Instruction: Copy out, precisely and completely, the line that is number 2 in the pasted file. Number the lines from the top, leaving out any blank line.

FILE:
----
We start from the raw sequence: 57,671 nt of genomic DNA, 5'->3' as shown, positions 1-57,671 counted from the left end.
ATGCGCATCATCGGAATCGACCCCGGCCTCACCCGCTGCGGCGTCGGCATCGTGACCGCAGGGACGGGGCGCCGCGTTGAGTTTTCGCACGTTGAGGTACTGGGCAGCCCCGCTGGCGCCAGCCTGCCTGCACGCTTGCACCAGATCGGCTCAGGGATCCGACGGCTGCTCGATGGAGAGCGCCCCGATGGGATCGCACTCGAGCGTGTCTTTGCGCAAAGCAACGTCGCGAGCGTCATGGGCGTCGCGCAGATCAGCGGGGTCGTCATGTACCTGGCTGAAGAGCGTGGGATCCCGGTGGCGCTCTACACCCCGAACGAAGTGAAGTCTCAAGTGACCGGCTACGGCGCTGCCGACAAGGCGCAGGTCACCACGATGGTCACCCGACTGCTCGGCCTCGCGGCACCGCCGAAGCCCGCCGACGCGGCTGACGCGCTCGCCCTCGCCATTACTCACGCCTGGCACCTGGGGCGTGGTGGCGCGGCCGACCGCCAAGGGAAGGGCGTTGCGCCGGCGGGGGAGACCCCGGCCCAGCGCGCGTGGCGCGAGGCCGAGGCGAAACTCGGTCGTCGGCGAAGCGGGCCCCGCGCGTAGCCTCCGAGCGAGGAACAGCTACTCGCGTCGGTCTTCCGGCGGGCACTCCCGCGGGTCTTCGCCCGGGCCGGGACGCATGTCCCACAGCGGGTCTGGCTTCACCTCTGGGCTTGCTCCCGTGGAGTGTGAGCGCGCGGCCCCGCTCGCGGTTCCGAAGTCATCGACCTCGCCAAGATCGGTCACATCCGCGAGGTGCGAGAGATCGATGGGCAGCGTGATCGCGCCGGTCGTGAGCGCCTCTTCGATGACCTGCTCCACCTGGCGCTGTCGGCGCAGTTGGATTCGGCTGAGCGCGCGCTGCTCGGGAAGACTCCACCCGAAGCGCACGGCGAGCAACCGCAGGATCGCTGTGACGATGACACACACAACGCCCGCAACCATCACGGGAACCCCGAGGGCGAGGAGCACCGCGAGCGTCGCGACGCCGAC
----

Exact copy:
ATGCGCATCATCGGAATCGACCCCGGCCTCACCCGCTGCGGCGTCGGCATCGTGACCGCAGGGACGGGGCGCCGCGTTGAGTTTTCGCACGTTGAGGTACTGGGCAGCCCCGCTGGCGCCAGCCTGCCTGCACGCTTGCACCAGATCGGCTCAGGGATCCGACGGCTGCTCGATGGAGAGCGCCCCGATGGGATCGCACTCGAGCGTGTCTTTGCGCAAAGCAACGTCGCGAGCGTCATGGGCGTCGCGCAGATCAGCGGGGTCGTCATGTACCTGGCTGAAGAGCGTGGGATCCCGGTGGCGCTCTACACCCCGAACGAAGTGAAGTCTCAAGTGACCGGCTACGGCGCTGCCGACAAGGCGCAGGTCACCACGATGGTCACCCGACTGCTCGGCCTCGCGGCACCGCCGAAGCCCGCCGACGCGGCTGACGCGCTCGCCCTCGCCATTACTCACGCCTGGCACCTGGGGCGTGGTGGCGCGGCCGACCGCCAAGGGAAGGGCGTTGCGCCGGCGGGGGAGACCCCGGCCCAGCGCGCGTGGCGCGAGGCCGAGGCGAAACTCGGTCGTCGGCGAAGCGGGCCCCGCGCGTAGCCTCCGAGCGAGGAACAGCTACTCGCGTCGGTCTTCCGGCGGGCACTCCCGCGGGTCTTCGCCCGGGCCGGGACGCATGTCCCACAGCGGGTCTGGCTTCACCTCTGGGCTTGCTCCCGTGGAGTGTGAGCGCGCGGCCCCGCTCGCGGTTCCGAAGTCATCGACCTCGCCAAGATCGGTCACATCCGCGAGGTGCGAGAGATCGATGGGCAGCGTGATCGCGCCGGTCGTGAGCGCCTCTTCGATGACCTGCTCCACCTGGCGCTGTCGGCGCAGTTGGATTCGGCTGAGCGCGCGCTGCTCGGGAAGACTCCACCCGAAGCGCACGGCGAGCAACCGCAGGATCGCTGTGACGATGACACACACAACGCCCGCAACCATCACGGGAACCCCGAGGGCGAGGAGCACCGCGAGCGTCGCGACGCCGAC